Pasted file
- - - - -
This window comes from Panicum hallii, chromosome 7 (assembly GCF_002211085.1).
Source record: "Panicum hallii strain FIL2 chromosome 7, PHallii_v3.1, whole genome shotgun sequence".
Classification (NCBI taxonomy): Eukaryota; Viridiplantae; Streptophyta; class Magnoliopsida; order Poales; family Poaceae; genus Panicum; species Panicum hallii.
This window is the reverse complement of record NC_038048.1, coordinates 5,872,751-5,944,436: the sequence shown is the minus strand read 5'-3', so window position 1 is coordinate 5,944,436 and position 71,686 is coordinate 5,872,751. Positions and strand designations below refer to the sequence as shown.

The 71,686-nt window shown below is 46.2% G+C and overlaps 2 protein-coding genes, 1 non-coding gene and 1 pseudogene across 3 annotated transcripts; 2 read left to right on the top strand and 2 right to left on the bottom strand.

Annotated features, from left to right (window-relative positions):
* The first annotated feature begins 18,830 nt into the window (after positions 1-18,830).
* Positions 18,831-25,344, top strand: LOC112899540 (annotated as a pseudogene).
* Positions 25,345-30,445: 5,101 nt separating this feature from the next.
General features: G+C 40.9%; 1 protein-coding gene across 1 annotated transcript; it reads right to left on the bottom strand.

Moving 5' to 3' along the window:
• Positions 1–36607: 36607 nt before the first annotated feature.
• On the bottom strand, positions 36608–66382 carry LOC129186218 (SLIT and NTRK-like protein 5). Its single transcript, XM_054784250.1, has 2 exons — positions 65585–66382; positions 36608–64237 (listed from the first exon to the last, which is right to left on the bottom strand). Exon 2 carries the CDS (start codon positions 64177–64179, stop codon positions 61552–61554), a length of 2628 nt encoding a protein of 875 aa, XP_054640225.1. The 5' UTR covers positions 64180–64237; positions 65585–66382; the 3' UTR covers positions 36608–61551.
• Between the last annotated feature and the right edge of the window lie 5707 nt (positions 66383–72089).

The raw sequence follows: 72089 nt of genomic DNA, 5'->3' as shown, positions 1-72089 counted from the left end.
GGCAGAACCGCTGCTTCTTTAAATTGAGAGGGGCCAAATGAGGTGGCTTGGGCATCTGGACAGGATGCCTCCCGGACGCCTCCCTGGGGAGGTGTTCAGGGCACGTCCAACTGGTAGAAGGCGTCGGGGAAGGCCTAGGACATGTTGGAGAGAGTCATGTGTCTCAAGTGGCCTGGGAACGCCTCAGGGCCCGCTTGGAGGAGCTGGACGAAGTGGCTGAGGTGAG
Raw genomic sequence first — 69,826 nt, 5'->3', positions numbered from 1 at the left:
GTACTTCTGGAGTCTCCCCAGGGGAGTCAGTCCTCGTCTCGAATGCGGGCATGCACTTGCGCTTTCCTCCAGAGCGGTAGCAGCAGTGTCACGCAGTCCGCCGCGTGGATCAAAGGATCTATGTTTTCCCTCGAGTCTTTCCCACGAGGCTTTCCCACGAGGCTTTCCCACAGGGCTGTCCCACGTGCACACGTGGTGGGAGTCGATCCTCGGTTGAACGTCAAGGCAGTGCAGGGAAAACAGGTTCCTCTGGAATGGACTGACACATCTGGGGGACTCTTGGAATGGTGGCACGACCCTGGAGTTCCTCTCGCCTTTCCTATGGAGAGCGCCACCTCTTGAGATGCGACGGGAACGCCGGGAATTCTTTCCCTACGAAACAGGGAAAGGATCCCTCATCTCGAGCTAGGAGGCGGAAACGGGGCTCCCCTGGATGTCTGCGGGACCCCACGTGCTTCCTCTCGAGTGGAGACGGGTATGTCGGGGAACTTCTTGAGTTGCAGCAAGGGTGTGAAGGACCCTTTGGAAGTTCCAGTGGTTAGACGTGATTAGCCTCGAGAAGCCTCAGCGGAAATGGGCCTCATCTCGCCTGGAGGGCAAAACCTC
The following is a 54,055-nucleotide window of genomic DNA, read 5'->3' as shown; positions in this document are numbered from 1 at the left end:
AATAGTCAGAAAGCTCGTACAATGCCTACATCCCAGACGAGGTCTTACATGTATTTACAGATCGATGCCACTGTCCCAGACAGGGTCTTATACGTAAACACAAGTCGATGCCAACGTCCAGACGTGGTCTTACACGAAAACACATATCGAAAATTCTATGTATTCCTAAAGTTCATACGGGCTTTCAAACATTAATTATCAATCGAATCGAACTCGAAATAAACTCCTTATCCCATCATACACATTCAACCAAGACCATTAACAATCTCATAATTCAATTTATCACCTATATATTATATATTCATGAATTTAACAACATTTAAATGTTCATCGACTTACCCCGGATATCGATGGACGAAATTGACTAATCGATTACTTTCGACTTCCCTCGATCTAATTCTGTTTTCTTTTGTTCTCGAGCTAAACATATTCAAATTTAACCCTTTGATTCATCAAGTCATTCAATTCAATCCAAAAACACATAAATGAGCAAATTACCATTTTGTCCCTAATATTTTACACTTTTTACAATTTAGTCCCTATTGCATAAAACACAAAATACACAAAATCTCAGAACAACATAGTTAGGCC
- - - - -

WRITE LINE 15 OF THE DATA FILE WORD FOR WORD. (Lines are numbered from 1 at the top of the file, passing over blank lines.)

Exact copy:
The raw sequence follows: 72089 nt of genomic DNA, 5'->3' as shown, positions 1-72089 counted from the left end.